There’s something strange and final and weirdly satisfying about holding John Hughes: A Life in Film in your hands. The first thing I did when I looked through it was cry. First there’s the warm wave of nostalgia that comes from seeing all of your favorite movies gathered together in one place. Then there’s the bittersweet realization that all of the people and things you had understood to be contemporary are part of a bygone era. And, finally, as you get into the latter part of the book, the old question emerges again: “Why did John Hughes stop making John Hughes movies?” It seemed as though we lost him long before his death. It’s a lot to process, and the finality of it all fitting between the covers of a coffee table book is more unsettling than one might expect.
Packed with color photographs, John Hughes: A Life in Film gives us a brief overview of Hughes’ early life, then takes us through his film career step by step. Beginning with his early work with National Lampoon and segueing into his stand-alone projects, the book takes us behind the scenes of each movie. Understandably, the insight into the evolution of his earlier films (with which he took a deeply personal, hands-on approach) is far greater than those made during his Crap Years. There are fascinating stories about changes to the script for Mr. Mom and great anecdotes from the making of Ferris Bueller’s Day Off, but there’s less to be said about later endeavors like Miracle on 34th Street, Flubber, or the debacle that was Baby’s Day Out. It makes sense. By that time the general feeling was that Hughes was just phoning it in, but why?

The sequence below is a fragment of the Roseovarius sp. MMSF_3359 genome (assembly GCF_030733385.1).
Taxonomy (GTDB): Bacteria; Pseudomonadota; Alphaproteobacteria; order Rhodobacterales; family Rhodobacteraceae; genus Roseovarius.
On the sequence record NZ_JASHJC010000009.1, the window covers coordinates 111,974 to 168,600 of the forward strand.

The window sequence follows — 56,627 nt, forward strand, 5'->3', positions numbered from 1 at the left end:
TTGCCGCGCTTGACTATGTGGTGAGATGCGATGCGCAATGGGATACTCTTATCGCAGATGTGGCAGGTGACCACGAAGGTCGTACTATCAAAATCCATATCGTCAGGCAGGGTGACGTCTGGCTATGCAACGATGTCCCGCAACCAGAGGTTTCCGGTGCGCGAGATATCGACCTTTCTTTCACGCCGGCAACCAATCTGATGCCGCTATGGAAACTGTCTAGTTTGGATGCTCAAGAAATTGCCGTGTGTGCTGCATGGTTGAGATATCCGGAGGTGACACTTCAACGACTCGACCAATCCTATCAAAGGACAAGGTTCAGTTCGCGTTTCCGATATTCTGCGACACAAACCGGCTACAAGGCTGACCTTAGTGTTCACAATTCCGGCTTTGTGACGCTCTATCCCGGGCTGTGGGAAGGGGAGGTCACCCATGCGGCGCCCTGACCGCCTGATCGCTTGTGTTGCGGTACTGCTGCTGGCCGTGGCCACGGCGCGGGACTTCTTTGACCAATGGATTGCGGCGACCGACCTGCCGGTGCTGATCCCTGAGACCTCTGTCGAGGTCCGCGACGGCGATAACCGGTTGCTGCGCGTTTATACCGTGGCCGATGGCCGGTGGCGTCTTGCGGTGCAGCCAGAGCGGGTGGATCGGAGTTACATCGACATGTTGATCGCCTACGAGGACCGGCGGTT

The “why?” is one question the book is unable to answer, as Hughes was an intensely private and complicated individual. Without him to shed light on his choices, we can only make inferences based on the things he said and did. There were the various meltdowns and freeze outs, stories of people drawn into his inner circle and then, with no warning, spit out. It’s a portrait of a sensitive, idealistic, somewhat distrustful soul, but one who left a timeless body of work and who loved his family and friends dearly. The section on Hughes’ friendship with John Candy is especially moving, as it chronicles their easy camaraderie, shared values, and spirit of collaboration. It’s considered no coincidence that Hughes’ engagement with the business of Hollywood declined dramatically after Candy’s death.
While author Kirk Honeycutt doesn’t solve the puzzle that is John Hughes, he does a pretty great job of giving us all the pieces. As readers, viewers, and fans, it’s our job to work out where those pieces fit and what we want to take away from it all. Looking back at Hughes’ body of work, it seems clear that he left us everything we need to do just that.